Williams, Montel: Third-rate, Baltimore-born talk show host, who Munch uses as a metaphor for mediocrity in his very first scene (and H:LotS' most famous moment.) Munch angrily tells a lying suspect "Now I get it. You're saving your really good lies for some smarter cop.. is that it? I'm just a donut in the on-deck circle. Wait until the real guy gets here. Wait until that big guy comes back. I'm probably just his secretary...I'm just Montel want to talk to Larry King! I've been a murder police for ten years..if you're gonna lie to me, you lie to me with respect! Now what is it? Is it my shoes? Is it my haircut? You got a problem with my haircut?... Don't you ever again lie to me like I'm Montel Williams! I am not Montel Williams! I am not Montel Williams!" Not knowing who Williams is, Bolander wonders if he's someone from the suspect's neighborhood. (Gone for Goode) In the X-Files episode in which Munch appears, he does a variation of this riff, using Geraldo Rivera. (The X-Files: Unusual Suspects)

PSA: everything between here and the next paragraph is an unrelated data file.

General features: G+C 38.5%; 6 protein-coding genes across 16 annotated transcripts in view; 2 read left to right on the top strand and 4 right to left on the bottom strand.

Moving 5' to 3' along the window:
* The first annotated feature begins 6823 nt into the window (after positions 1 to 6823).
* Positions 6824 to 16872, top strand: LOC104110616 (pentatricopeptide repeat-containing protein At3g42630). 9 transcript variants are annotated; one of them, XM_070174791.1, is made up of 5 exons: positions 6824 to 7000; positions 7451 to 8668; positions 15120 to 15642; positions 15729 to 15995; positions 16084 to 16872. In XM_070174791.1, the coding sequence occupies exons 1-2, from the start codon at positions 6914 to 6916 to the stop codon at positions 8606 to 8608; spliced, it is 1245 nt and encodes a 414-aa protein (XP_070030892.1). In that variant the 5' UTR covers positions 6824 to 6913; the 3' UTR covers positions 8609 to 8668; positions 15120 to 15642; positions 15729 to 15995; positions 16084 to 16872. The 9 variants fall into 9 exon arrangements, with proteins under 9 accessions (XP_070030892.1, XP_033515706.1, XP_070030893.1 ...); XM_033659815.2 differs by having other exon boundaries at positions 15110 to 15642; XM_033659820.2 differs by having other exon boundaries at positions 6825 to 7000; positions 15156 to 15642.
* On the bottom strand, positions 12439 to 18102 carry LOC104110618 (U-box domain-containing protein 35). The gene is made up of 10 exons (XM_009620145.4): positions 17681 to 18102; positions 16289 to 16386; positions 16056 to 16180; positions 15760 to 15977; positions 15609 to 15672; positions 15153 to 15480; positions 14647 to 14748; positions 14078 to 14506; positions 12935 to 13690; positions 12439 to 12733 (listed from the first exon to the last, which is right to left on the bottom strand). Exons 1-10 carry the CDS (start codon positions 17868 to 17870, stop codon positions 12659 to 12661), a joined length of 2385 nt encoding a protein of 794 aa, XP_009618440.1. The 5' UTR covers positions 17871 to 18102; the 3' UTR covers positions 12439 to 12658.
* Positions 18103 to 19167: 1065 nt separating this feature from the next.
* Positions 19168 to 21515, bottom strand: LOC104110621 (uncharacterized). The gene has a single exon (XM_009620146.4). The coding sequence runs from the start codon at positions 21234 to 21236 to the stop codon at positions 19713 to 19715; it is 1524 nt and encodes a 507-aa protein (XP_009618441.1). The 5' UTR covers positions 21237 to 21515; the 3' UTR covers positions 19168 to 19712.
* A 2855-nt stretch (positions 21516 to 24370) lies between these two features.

Wilson, Felix: (James Earl Jones) Baltimore philanthropist who owns the "Fabulous Felix" snack-cake empire. Giardello is friends with Wilson, and his wife Regina. The body of his maid, Melia Brierre, is found in the restroom of the Belvedere during a dinner in his honor. (Blood Ties I) Wilson admits having had sex with her. Since Wilson is black and rich, the fact that Pembleton and Giardello are treating him as a non-suspect causes tension between Pembleton and Ballard. Someone leaks to the press that the victim's boyfriend is no longer a suspect, putting even more suspicion on the Wilson family. (Blood Ties II) Felix's son Hal killed Melia. He loved her, but was upset that she was sleeping with Felix. He tells Pembleton he did it, but it can't be used as a confession. Hal can't be charged, and Felix says he'll do everything in his power to protect his son. The family moves to San Diego, but Pembleton thinks that eventually Hal will pay for the crime. (Blood Ties III)